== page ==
Drivers and drinkers provide revenue for Chancellor to reward pensioners

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Indy Politics

Alistair Darling imposed big tax rises on drinkers and motorists in his first Budget to raise money to tackle child poverty and give pensioners a one-off bonus.

The Chancellor raised his borrowing forecast by £20bn over the next four years to compensate for the slowdown in the global economy. He is gambling on a worldwide recovery by the middle of next year to balance his books.

With his room for manoeuvre curtailed by the slowdown, Mr Darling sought to make a virtue out of repeatedly offering "stability" in uncertain times as he tried to recover the reputation for competence he lost when his pre-Budget report last October unravelled. He insisted that Britain would emerge stronger from the downturn than its competitors.

The Tories accused Mr Darling of bringing in "stealth taxes" after he raised the price of a pint of beer by 4p from Sunday, added 3p to a litre of cider, 14p to a bottle of wine and 55p to a bottle of spirits – the first increase for spirits since Labour came to power in 1997. Alcohol duties will rise by 6 per cent on top of inflation now and by 2 per cent more in future years. The price of a packet of 20 cigarettes increased by 11p last night.

Motorists escaped an immediate rise in petrol prices, with a 2p-a-litre increase due next month postponed until October. From next year, a shake-up of road tax will raise duty for gas-guzzling cars and cut it for vehicles with low emissions. From 2010, there will be a new "first year" extra tax of up to £950 for the most polluting cars.

The Tories warned that ordinary families would be caught, not merely rich people driving 4x4s. They said "Mondeo man", the archetypal voter who switched to Labour in 1997, would be hit, since the first-year road tax for a Ford Mondeo two-litre diesel would be £425.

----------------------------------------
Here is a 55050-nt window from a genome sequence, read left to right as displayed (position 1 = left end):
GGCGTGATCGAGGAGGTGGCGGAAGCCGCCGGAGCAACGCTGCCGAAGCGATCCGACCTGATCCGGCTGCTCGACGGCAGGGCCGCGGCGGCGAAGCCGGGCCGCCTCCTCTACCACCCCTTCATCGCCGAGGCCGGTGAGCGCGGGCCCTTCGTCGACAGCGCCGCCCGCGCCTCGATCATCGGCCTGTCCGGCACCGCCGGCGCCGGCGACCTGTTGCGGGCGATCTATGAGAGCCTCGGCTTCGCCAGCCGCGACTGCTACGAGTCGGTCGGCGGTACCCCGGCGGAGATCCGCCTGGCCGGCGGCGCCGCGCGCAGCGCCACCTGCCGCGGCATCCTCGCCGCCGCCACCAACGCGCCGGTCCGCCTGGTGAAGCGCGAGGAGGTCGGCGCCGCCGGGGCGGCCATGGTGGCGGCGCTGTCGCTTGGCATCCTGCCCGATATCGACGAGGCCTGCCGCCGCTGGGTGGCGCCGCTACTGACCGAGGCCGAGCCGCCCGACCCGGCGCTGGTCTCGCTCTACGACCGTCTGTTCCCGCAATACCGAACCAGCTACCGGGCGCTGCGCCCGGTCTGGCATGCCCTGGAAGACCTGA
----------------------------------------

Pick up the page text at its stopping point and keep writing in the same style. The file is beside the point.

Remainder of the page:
Treasury officials admitted the "green" motoring taxes had been delayed because increasing them this year would risk an even sharper slowdown. Mr Darling revised his growth forecast for this year from the 2 to 2.5 per cent he predicted last October to between 1.75 to 2.25 per cent.

The delays disappointed environmental groups. Russell Marsh of the Green Alliance, said: "Despite all the pre-Budget spinning this was not a green Budget and fell painfully short of what was required. The Chancellor says that our greatest obligation to future generations must be to tackle potentially catastrophic climate change, but there is nothing in this Budget to indicate that he means it."

Mr Darling made child poverty his personal priority, pledging to lift 250,000 children above the poverty line by raising tax credits and bringing forward by a year a rise in child benefit to £20 a week for the first child, which will now happen in April next year. He also promised to change rules on housing and council tax benefit which are widely seen as a barrier to jobless people returning to work.

However, Mr Darling stopped short of promising that Labour would hit its target of halving child poverty by 2010. Privately, ministers expect it to be missed and are concentrating on the longer term goal to abolish it by 2020.

The Chancellor said nine million pensioner households would benefit from his announcement that the winter fuel payments would rise from £200 to £250 for over 60s and from £300 to £400 for over 80s. For now, the increase is for next winter only as there is no provision for it in his spending plans for future years.

Mr Darling signalled that the halving of the growth rate for public spending over the next three years will continue for the following two years. Labour sources said the spending plans would deny the Tories as much scope as possible to set out a distinctive agenda at the next election and that ministers would now challenge them to answer the "what would you do?" question.

The Tories believe the Budget will backfire and accuse ministers of failing to understand the rising living costs. "This is a bad news Budget which kicks Britain's families when they're down," said George Osborne, the shadow Chancellor.

Opposition parties seized on a borrowing total of £140bn over the next four years, some £32bn more than Gordon Brown forecast in his final Budget a year ago, to accuse the Prime Minister of "economic incompetence".

Budget 2008

TOBACCO Packet of cigarettes up 11p; five cigars up 4p.

ALCOHOL 4p on a pint of beer, 3p on a litre of cider, wine up 14p a bottle, Spirits up 55p a bottle.

ECONOMY Growth estimated at 1.75 per cent to 2.25 per cent.

PENSIONS Winter fuel payment for over-60s up by £50; for over-80s up by £100.

TRANSPORT Planned 2p duty rise on fuel postponed to October.

BUSINESS Capital gains tax to remain at 10 per cent.

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